You can avoid a lot of denial of services (DoS) attacks by just configuring Iptables and TCPWrapper firewalls. These help in filtering a lot of unwanted traffic across your network.

  1. Enable Disk Quotas

Always segregate and organize the operating system files from the user files. This may sound simple but, in many cases, this helps in a better way of securing the systems. Create separate partitions for FTP and Apache server roots and add noexec, nodev, nosuid configuration options. And assign disk storage quotas for every user and enable the disk quota policy.

  1. Go for a centralized authentication service like OpenLDAP

To avoid forgotten accounts and expired credentials always use a centralized authentication system for client-server configuration. This will help in synchronizing the data between servers and clients. Instead of NIS service, you can implement OpenLDAP to execute the user auth.

  1. Kerberos

It is effective in blocking unwanted user activities such as gathering passwords. This is a trusted third-party authentication service that uses cryptographic methods to secure the data in transit. This helps in authenticating every user associated with the network.

  1. Use Logwatch/Log checks to monitor suspicious activities

You need to monitor all your network activities by enabling logwatch/logcheck. This will indicate any suspicious activity around your network. This will also send you a detailed report about the hacker attempt if any.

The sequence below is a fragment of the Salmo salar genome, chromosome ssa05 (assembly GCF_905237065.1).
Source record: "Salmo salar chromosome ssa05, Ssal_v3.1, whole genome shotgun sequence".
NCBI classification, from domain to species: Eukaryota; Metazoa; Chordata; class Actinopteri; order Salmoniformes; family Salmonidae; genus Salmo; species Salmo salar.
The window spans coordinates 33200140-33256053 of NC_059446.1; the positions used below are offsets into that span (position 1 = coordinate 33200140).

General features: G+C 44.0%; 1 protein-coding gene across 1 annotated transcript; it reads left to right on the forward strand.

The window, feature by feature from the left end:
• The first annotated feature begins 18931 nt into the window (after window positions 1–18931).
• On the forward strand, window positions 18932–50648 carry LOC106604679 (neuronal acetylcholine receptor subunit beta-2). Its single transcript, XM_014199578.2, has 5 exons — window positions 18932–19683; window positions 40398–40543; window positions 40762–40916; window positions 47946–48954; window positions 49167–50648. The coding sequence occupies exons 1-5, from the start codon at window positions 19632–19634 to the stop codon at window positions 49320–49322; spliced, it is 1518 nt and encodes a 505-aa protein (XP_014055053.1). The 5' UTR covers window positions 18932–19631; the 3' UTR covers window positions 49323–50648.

1. Utilize auditd for system accounting

Auditd is designed to record every system activity across the disk. It helps in knowing the details of the event like who has performed this activity, when, and whether it is successful or failed. Learn more about installing and enabling auditd.

  1. Utilize Network Intrusion Detection System

Before setting up the system in a live production environment, do always install a network intrusion detection system (NIDS) like AIDE or rkhunter rootkit to enable network monitoring for any malicious activity.

  1. Disable USB/Firewire/ThunderBolt devices

You need to disable the open ports as they are more vulnerable to attacks even remotely.

  1. Use external storage such as opensource NAS servers for data backup

Always back up data and we have many open-source network-attached storage facilities to make a copy of your sensitive data.

  1. Abiding with Security Standards such as HIPAA

Last but not least, always adhere to security standards. This will help you to stay on top of cybersecurity measures.

Wrap Up

We hope this quick explainer gives you a better understanding of how to approach Linux system security hardening and the practical ways you can follow to mitigate the risk associated with the common Linux vulnerabilities.